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People Are Stinging Themselves With Bees at Home to Treat Lyme Disease

Lauren Rothman has been stinging herself with bees for over a year — on purpose. She does this three times a week, 10 bees at a time, and leaves the stingers in for up to 20 minutes along her spine. Why? She has chronic Lyme disease, and the bee venom keeps the symptoms of the…

People Are Stinging Themselves With Bees at Home to Treat Lyme Disease
Lauren Rothman has been stinging herself with bees for over a year — on purpose. She does this three times a week, 10 bees at a time, and leaves the stingers in for up to 20 minutes along her spine. Why?

She has chronic Lyme disease, and the bee venom keeps the symptoms of the disease at bay.

“These bees have given me my life back,” Rothman, 34, told VICE News, as she carefully lowers a bee onto her back with tweezers and allows it to sting, emptying its venom sack and producing a red welt.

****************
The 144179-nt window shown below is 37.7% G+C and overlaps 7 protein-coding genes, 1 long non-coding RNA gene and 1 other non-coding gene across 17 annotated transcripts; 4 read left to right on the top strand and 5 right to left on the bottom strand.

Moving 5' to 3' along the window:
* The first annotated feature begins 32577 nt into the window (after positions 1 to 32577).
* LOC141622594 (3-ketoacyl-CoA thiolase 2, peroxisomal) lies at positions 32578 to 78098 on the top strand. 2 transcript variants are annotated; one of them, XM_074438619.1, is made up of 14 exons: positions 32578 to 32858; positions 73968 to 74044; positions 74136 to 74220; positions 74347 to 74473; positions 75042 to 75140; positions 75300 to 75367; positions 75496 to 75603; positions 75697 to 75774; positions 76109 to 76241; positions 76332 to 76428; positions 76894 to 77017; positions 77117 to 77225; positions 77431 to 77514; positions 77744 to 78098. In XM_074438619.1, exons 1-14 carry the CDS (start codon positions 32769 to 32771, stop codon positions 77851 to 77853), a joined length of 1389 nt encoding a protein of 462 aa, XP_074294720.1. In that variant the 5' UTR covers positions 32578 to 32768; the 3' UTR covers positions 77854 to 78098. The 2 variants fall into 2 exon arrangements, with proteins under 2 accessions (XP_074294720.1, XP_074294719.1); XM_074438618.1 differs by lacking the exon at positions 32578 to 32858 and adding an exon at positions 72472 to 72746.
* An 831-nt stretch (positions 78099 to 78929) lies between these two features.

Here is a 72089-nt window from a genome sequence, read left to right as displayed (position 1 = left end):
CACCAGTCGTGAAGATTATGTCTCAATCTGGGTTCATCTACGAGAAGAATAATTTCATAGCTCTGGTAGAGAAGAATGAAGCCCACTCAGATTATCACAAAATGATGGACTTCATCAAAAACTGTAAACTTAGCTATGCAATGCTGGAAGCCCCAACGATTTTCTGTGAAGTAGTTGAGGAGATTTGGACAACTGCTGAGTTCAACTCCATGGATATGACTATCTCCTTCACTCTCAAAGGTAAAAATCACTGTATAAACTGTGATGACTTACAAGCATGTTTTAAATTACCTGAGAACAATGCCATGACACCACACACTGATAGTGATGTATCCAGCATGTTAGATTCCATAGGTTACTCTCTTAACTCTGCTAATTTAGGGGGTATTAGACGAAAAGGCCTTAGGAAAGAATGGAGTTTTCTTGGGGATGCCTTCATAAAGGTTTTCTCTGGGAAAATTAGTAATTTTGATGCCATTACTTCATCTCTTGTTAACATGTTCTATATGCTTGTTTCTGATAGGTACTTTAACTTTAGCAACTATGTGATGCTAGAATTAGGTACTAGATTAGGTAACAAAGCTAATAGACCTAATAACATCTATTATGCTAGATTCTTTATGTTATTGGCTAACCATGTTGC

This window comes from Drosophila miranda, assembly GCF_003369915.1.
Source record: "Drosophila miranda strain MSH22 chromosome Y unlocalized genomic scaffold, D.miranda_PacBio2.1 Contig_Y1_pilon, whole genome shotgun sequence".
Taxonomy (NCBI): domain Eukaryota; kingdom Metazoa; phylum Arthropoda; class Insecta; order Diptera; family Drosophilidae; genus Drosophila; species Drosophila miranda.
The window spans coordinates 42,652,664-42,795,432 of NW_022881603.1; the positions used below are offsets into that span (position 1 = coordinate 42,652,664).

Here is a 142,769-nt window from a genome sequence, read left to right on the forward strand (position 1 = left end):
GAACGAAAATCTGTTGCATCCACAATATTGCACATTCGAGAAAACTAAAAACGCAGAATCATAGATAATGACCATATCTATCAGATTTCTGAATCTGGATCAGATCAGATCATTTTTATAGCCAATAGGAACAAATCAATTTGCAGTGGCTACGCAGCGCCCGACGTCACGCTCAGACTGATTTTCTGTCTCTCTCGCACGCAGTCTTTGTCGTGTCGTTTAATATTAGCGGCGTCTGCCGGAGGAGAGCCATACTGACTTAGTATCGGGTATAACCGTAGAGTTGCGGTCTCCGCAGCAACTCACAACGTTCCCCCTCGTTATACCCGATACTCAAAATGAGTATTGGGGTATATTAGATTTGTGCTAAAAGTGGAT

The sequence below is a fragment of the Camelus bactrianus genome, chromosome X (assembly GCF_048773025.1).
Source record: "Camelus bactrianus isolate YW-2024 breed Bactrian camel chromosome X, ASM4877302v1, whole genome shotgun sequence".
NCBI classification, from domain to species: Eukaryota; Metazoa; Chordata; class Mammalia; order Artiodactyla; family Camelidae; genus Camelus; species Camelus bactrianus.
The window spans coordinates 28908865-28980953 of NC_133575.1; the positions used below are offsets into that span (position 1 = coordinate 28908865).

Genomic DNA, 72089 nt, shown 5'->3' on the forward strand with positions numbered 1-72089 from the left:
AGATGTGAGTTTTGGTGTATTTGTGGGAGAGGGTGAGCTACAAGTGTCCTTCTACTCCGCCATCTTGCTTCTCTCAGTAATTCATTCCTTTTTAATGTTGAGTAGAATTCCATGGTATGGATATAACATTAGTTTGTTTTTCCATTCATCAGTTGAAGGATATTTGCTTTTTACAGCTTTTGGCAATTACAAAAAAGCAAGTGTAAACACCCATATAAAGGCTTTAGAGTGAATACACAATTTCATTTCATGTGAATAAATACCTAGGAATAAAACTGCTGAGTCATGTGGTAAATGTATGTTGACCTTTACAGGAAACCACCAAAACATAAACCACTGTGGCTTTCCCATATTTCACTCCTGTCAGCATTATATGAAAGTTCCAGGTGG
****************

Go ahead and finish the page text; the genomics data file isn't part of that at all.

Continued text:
“I plan to continue to do it until I know that I’m okay. If that takes four years, I’ll do four years. It’s become so routine for me that it’s like making a cup of coffee,” she said.

The protocol is known as bee venom therapy (BVT), and among those afflicted with chronic Lyme, it’s gaining a lot of adherents. They call themselves “stingers.”

“I meet online two or three new people every week who I haven’t found before, who are doing BVT,” she said. “Most people, if not everyone, say that they’re improving.”

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